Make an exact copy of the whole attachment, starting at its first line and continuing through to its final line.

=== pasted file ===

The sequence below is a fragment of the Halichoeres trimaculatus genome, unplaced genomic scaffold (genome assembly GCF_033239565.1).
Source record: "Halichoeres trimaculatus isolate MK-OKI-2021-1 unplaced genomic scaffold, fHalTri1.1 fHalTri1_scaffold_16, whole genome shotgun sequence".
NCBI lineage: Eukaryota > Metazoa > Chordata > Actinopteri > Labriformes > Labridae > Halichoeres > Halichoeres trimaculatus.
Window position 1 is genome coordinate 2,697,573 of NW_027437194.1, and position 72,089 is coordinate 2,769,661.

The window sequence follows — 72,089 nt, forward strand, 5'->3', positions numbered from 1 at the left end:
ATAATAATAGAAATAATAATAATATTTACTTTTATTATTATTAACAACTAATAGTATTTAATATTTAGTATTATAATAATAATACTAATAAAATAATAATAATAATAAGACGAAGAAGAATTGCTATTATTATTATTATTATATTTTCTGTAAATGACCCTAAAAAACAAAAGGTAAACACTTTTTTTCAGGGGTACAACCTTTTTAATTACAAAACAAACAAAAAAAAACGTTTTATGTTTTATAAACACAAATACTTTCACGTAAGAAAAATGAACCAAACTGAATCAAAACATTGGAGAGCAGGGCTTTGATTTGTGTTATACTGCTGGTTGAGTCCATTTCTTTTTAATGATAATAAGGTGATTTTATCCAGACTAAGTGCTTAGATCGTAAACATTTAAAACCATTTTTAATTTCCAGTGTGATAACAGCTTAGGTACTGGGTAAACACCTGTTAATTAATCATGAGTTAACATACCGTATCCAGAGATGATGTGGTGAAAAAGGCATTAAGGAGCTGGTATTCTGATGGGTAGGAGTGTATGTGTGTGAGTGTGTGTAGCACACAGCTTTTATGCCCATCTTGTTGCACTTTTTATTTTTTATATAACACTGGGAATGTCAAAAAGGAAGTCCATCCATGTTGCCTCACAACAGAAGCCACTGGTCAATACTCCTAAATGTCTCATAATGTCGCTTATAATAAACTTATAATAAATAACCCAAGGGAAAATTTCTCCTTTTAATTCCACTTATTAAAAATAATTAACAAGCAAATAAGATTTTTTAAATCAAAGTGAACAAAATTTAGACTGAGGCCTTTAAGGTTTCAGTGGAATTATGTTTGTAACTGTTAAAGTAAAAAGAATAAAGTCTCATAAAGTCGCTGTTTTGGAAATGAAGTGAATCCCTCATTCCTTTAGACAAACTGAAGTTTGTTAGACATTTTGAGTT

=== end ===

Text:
The sequence below is a fragment of the Halichoeres trimaculatus genome, unplaced genomic scaffold (genome assembly GCF_033239565.1).
Source record: "Halichoeres trimaculatus isolate MK-OKI-2021-1 unplaced genomic scaffold, fHalTri1.1 fHalTri1_scaffold_16, whole genome shotgun sequence".
NCBI lineage: Eukaryota > Metazoa > Chordata > Actinopteri > Labriformes > Labridae > Halichoeres > Halichoeres trimaculatus.
Window position 1 is genome coordinate 2,697,573 of NW_027437194.1, and position 72,089 is coordinate 2,769,661.

The window sequence follows — 72,089 nt, forward strand, 5'->3', positions numbered from 1 at the left end:
ATAATAATAGAAATAATAATAATATTTACTTTTATTATTATTAACAACTAATAGTATTTAATATTTAGTATTATAATAATAATACTAATAAAATAATAATAATAATAAGACGAAGAAGAATTGCTATTATTATTATTATTATATTTTCTGTAAATGACCCTAAAAAACAAAAGGTAAACACTTTTTTTCAGGGGTACAACCTTTTTAATTACAAAACAAACAAAAAAAAACGTTTTATGTTTTATAAACACAAATACTTTCACGTAAGAAAAATGAACCAAACTGAATCAAAACATTGGAGAGCAGGGCTTTGATTTGTGTTATACTGCTGGTTGAGTCCATTTCTTTTTAATGATAATAAGGTGATTTTATCCAGACTAAGTGCTTAGATCGTAAACATTTAAAACCATTTTTAATTTCCAGTGTGATAACAGCTTAGGTACTGGGTAAACACCTGTTAATTAATCATGAGTTAACATACCGTATCCAGAGATGATGTGGTGAAAAAGGCATTAAGGAGCTGGTATTCTGATGGGTAGGAGTGTATGTGTGTGAGTGTGTGTAGCACACAGCTTTTATGCCCATCTTGTTGCACTTTTTATTTTTTATATAACACTGGGAATGTCAAAAAGGAAGTCCATCCATGTTGCCTCACAACAGAAGCCACTGGTCAATACTCCTAAATGTCTCATAATGTCGCTTATAATAAACTTATAATAAATAACCCAAGGGAAAATTTCTCCTTTTAATTCCACTTATTAAAAATAATTAACAAGCAAATAAGATTTTTTAAATCAAAGTGAACAAAATTTAGACTGAGGCCTTTAAGGTTTCAGTGGAATTATGTTTGTAACTGTTAAAGTAAAAAGAATAAAGTCTCATAAAGTCGCTGTTTTGGAAATGAAGTGAATCCCTCATTCCTTTAGACAAACTGAAGTTTGTTAGACATTTTGAGTT